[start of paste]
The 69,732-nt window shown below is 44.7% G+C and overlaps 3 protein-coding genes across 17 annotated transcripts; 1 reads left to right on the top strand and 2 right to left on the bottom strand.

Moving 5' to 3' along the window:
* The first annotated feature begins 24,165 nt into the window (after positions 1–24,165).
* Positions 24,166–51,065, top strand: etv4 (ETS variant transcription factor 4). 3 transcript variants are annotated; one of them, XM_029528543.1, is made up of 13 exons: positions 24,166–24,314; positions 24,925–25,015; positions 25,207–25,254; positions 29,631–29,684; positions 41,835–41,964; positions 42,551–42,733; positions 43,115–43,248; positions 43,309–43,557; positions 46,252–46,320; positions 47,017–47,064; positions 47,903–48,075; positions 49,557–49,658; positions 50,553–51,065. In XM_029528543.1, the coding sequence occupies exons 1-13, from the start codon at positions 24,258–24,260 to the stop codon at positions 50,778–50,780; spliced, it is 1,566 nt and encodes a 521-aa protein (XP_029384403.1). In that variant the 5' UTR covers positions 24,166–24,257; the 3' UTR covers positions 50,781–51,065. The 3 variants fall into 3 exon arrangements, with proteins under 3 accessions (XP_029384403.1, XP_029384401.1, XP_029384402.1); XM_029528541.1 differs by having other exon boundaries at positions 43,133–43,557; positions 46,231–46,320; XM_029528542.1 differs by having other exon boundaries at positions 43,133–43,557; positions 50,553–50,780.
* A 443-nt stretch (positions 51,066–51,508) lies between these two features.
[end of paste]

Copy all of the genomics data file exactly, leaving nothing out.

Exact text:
The 69,732-nt window shown below is 44.7% G+C and overlaps 3 protein-coding genes across 17 annotated transcripts; 1 reads left to right on the top strand and 2 right to left on the bottom strand.

Moving 5' to 3' along the window:
* The first annotated feature begins 24,165 nt into the window (after positions 1–24,165).
* Positions 24,166–51,065, top strand: etv4 (ETS variant transcription factor 4). 3 transcript variants are annotated; one of them, XM_029528543.1, is made up of 13 exons: positions 24,166–24,314; positions 24,925–25,015; positions 25,207–25,254; positions 29,631–29,684; positions 41,835–41,964; positions 42,551–42,733; positions 43,115–43,248; positions 43,309–43,557; positions 46,252–46,320; positions 47,017–47,064; positions 47,903–48,075; positions 49,557–49,658; positions 50,553–51,065. In XM_029528543.1, the coding sequence occupies exons 1-13, from the start codon at positions 24,258–24,260 to the stop codon at positions 50,778–50,780; spliced, it is 1,566 nt and encodes a 521-aa protein (XP_029384403.1). In that variant the 5' UTR covers positions 24,166–24,257; the 3' UTR covers positions 50,781–51,065. The 3 variants fall into 3 exon arrangements, with proteins under 3 accessions (XP_029384403.1, XP_029384401.1, XP_029384402.1); XM_029528541.1 differs by having other exon boundaries at positions 43,133–43,557; positions 46,231–46,320; XM_029528542.1 differs by having other exon boundaries at positions 43,133–43,557; positions 50,553–50,780.
* A 443-nt stretch (positions 51,066–51,508) lies between these two features.